2. Change your University account password

3. Contact the Library & IT Help Desk, who will:

  • Help you make sure your account is fully secured
  • Provide advice specific to the particular compromise
  • Track down other users who may have been affected

4. Follow our advice to protect your account:

How has the University of York been targeted?

Sometimes scammers target members of the University, either with specific details, or by pretending to be IT Services or other departments.

For example:

  • Email messages appearing to be from IT Services, asking for your username and password, and saying that your email account will be closed if you don't reply.
  • Some students have received emails appearing to be from the Student Loans Company.
  • Some staff have received very targeted emails which address them using their name, and which refer to their academic or professional interests - for example, referring to papers that they've written. These messages include links which purportedly allow them to view useful information or submit new papers. The links request a username and password.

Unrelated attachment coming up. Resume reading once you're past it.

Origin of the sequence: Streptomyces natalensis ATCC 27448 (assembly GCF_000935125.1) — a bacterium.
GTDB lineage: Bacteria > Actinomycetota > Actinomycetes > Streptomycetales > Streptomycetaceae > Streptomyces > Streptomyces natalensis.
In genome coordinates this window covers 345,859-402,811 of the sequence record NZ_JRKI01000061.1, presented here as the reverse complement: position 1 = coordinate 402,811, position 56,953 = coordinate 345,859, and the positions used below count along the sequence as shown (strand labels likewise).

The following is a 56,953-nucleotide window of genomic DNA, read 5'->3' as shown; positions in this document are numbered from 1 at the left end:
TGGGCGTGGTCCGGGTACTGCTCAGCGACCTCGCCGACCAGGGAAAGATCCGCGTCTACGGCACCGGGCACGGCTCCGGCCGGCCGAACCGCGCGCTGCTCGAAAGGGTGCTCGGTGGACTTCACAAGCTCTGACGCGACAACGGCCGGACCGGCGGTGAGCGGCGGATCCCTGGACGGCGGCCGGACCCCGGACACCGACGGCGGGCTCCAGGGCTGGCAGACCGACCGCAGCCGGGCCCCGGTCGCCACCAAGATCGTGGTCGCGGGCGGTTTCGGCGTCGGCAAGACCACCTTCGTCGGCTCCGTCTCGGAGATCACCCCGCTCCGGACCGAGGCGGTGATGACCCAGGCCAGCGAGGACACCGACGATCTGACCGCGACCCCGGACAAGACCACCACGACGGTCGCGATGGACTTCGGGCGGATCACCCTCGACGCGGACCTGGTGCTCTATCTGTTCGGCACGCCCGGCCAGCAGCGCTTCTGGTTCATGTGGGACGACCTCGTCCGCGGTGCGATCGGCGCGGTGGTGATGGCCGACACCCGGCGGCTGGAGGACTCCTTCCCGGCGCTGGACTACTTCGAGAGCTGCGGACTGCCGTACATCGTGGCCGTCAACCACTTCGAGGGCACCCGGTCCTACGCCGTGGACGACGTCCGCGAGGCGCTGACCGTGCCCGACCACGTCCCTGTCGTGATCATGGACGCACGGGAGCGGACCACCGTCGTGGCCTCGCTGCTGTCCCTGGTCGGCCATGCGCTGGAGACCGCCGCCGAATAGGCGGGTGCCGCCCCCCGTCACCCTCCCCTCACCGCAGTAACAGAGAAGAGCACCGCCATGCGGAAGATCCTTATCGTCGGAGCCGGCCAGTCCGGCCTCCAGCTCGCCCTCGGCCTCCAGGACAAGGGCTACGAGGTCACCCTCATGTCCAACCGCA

• Compromised accounts are often then used to send spam emails. If you're sent an email, it may not be from the person it appears to be from
  • We've also seen Google forms used in phishing attempts, and you're reminded never to submit personal details like your password via a Google form (or other form service).

Always be wary of unexpected emails, no matter how genuine they seem.

What's the worst that could happen?

York account accessed